Those who hate officialese are well-advised to skip this post, for though I know it is not good form to use it, I cannot avoid it while narrating this story.
The concluding lines of any important letter from the boss and most circulars from the Head Office usually are: ‘Please confirm having noted the above instructions for strict compliance’. To the best of my knowledge and belief, nobody has ever confirmed having done so, but such a confirmation is implied and presumed. The notice calling for your explanation for having done (or not done) something would read: ‘In contravention of the instructions contained in our circular No. … dated …’
After a couple of years of service, this strict-compliance-business can get into your blood. Not only your blood, but of those around you, as the story of Kurien demonstrates.
I was relieved from the Head Office on a July Saturday with instructions to report to the Manager of Chalai branch as Accountant. When I went there, he was not present. I was told he had been admitted to the hospital. Anything serious? No, I was told. He had been bitten by a dog on Saturday night. Not to worry, it was his own pet and there was no fear of rabies.
A few days later, Kurien resumed duty. During a lunch recess, for want of anything else to talk about, I asked him about the canine assault he ad suffered. He said, ‘Oh, that? It was a Head Office dog.’ That was an inscrutable response, if there was one. Pressed for a reply, he elaborated.
After office-hours on that Saturday afternoon, Kurien had boarded a bus for Kottayam. He had a rubber plantation in the suburbs of the nearby Palai which, in his absence, his man Friday took care of. He had to go there, visit the plantation and see how well his directions were being implemented. He would stay there for the weekend and return on Monday morning. He would be back home only in the evening on Monday, he had told his wife.
There was nothing unusual in this. His family – wife Mariyamma, son Roymon and daughter Reenamol, why, even his dog Tiger, the scion of a cross between a mongrel and an Alsatian – was used to Kurien being away from Saturday morning to Monday evening during several weekends.
Mariyamma had an early dinner and tucked the children in the bed. She locked the wooden gate to the compound and unchained Tiger so that it could go round the house. Then she went to bed.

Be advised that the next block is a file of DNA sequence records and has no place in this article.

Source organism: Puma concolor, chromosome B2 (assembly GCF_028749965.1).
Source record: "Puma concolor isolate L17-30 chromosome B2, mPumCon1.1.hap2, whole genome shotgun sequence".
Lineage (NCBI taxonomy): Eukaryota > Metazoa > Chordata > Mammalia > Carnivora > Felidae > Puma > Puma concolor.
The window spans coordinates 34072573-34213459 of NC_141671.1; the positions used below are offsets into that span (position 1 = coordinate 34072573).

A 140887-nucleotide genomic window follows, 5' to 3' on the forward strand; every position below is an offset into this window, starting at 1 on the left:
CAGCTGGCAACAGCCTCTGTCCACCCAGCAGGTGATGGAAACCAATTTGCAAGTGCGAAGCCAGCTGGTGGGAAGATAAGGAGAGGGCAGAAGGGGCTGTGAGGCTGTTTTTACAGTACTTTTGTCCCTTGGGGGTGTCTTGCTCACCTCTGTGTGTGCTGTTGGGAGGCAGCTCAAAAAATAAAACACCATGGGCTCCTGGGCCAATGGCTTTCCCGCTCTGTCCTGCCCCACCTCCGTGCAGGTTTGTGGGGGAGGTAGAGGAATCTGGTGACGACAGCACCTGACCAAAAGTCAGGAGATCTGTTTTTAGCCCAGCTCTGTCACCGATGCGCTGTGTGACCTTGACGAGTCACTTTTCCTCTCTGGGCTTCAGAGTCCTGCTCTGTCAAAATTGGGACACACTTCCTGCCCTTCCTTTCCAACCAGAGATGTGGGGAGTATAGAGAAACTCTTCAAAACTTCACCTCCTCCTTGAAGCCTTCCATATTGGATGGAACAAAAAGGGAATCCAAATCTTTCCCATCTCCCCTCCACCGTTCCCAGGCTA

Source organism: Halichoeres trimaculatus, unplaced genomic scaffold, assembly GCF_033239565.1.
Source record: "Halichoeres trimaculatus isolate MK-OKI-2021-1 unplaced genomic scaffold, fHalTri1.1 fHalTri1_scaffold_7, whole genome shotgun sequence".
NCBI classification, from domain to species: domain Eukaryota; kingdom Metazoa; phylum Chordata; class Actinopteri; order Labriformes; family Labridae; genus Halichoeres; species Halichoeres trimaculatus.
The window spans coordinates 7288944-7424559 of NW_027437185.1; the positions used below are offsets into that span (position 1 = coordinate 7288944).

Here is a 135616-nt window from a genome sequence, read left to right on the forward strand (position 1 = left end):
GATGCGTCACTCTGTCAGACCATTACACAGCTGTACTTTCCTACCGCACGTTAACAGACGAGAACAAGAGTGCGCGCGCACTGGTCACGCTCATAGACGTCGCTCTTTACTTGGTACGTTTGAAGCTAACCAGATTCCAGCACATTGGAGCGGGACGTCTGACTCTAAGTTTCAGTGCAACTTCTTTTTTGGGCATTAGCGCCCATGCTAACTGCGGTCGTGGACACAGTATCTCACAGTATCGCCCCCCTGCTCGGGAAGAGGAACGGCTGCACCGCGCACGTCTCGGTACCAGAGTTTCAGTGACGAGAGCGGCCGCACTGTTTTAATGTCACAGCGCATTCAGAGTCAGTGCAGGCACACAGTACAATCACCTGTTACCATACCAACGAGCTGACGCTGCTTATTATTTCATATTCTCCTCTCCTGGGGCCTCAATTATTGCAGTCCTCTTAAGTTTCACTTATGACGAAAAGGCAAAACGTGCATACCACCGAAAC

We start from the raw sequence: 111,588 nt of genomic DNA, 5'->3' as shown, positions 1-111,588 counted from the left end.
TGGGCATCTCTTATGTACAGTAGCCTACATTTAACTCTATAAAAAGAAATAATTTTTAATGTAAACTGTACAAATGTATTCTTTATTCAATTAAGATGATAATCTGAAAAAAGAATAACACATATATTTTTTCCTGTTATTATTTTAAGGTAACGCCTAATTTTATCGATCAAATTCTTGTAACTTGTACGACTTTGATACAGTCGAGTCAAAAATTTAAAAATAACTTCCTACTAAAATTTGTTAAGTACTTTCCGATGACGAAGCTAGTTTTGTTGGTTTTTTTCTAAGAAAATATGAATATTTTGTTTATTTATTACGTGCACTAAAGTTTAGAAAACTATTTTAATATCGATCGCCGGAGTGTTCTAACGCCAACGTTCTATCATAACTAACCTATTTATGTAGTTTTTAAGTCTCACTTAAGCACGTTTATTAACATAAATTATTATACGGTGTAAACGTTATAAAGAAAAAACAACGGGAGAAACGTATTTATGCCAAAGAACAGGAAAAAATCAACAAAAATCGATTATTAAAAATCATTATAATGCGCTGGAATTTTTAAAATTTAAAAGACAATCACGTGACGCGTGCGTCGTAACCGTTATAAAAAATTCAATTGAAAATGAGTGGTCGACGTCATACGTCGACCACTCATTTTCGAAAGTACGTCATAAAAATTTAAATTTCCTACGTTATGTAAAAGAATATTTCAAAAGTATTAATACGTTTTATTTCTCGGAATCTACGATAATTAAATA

Monsoon was in full cry and the rivers in full spate. Somewhere between Kottayam and Palai, a bridge had been washed away and the bus Kurien was travelling by would not proceed further. The only option was to return. Which is exactly what Kurien did.
It was past midnight when Kurien reached back
Presently, Kurien reached home. The gate was, predictably, locked. Only after instinctively pressing the calling bell on the compound wall did he realise his foolishness in doing so when there was no power.
He knocked at the gate several times, but in the downpour, the deadened noise the wood made was not carried to the house. Kurien repented not having paid heed to Mariyamma’s advice to replace the wooden gate with a metallic one. The sound made by pounding on it would have woken her up.
Kurien called out, ‘Mariyaamme, Mariyaamme, Eti Mariyaammo … Ronmone, Eta Roymone … Reenamole, Eti Reenamole …!’ No response. If it was today, he could have used his cellphone to call them up, but we are talking of the 1970’s. All of them were under the blankets, in deep slumber,
How long to you wait in front of the gate of your own house, soaked to the undergarments, with no sign of let-up in the unremitting shower? Kurien made the big decision: he folded is mundu, and flinging his handbag and umbrella into the compound, he scaled the gate and jumped in.
The thud of the handbag had alerted Tiger. As soon as Kurien landed, Tiger pounced on him and thrust his incisors into Kurien’s left calf, Kurien concluded his story.
‘But then Tiger is your own dog, Mr Kurien?’
‘Yes, Mariyaamma had instructed Tiger to attack anyone who jumps into the compound, particularly in the night. Tiger was like branch managers who are supposed to ensure strict compliance with the instructions from the Head Office.’
That was how Kurien who had attempted a rather unconventional entry into is residence was punished by his own pet.